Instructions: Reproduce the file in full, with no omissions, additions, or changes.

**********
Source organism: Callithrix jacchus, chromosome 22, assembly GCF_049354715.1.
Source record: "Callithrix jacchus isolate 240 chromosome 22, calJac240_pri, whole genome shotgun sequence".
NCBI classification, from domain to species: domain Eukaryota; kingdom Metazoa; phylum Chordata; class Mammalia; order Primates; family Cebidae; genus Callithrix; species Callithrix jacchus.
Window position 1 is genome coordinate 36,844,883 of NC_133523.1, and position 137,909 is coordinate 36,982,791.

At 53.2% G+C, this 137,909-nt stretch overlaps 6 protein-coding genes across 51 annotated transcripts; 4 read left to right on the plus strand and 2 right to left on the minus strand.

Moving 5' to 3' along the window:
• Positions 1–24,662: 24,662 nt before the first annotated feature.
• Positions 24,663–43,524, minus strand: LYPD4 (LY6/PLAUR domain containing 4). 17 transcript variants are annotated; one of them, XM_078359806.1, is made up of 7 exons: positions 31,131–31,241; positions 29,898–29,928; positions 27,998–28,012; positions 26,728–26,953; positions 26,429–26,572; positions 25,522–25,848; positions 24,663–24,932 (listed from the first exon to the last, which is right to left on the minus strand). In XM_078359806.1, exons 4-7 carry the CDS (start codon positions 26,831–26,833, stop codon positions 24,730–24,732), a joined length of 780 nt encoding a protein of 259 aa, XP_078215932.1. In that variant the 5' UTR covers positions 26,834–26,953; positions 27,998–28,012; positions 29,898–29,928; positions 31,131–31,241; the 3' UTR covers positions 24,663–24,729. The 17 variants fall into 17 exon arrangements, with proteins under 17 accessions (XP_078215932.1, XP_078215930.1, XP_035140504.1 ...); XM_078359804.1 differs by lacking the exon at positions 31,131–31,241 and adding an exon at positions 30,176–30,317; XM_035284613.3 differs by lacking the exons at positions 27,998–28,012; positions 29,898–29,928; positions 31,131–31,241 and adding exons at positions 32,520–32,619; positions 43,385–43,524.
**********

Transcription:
Source organism: Callithrix jacchus, chromosome 22, assembly GCF_049354715.1.
Source record: "Callithrix jacchus isolate 240 chromosome 22, calJac240_pri, whole genome shotgun sequence".
NCBI classification, from domain to species: domain Eukaryota; kingdom Metazoa; phylum Chordata; class Mammalia; order Primates; family Cebidae; genus Callithrix; species Callithrix jacchus.
Window position 1 is genome coordinate 36,844,883 of NC_133523.1, and position 137,909 is coordinate 36,982,791.

At 53.2% G+C, this 137,909-nt stretch overlaps 6 protein-coding genes across 51 annotated transcripts; 4 read left to right on the plus strand and 2 right to left on the minus strand.

Moving 5' to 3' along the window:
• Positions 1–24,662: 24,662 nt before the first annotated feature.
• Positions 24,663–43,524, minus strand: LYPD4 (LY6/PLAUR domain containing 4). 17 transcript variants are annotated; one of them, XM_078359806.1, is made up of 7 exons: positions 31,131–31,241; positions 29,898–29,928; positions 27,998–28,012; positions 26,728–26,953; positions 26,429–26,572; positions 25,522–25,848; positions 24,663–24,932 (listed from the first exon to the last, which is right to left on the minus strand). In XM_078359806.1, exons 4-7 carry the CDS (start codon positions 26,831–26,833, stop codon positions 24,730–24,732), a joined length of 780 nt encoding a protein of 259 aa, XP_078215932.1. In that variant the 5' UTR covers positions 26,834–26,953; positions 27,998–28,012; positions 29,898–29,928; positions 31,131–31,241; the 3' UTR covers positions 24,663–24,729. The 17 variants fall into 17 exon arrangements, with proteins under 17 accessions (XP_078215932.1, XP_078215930.1, XP_035140504.1 ...); XM_078359804.1 differs by lacking the exon at positions 31,131–31,241 and adding an exon at positions 30,176–30,317; XM_035284613.3 differs by lacking the exons at positions 27,998–28,012; positions 29,898–29,928; positions 31,131–31,241 and adding exons at positions 32,520–32,619; positions 43,385–43,524.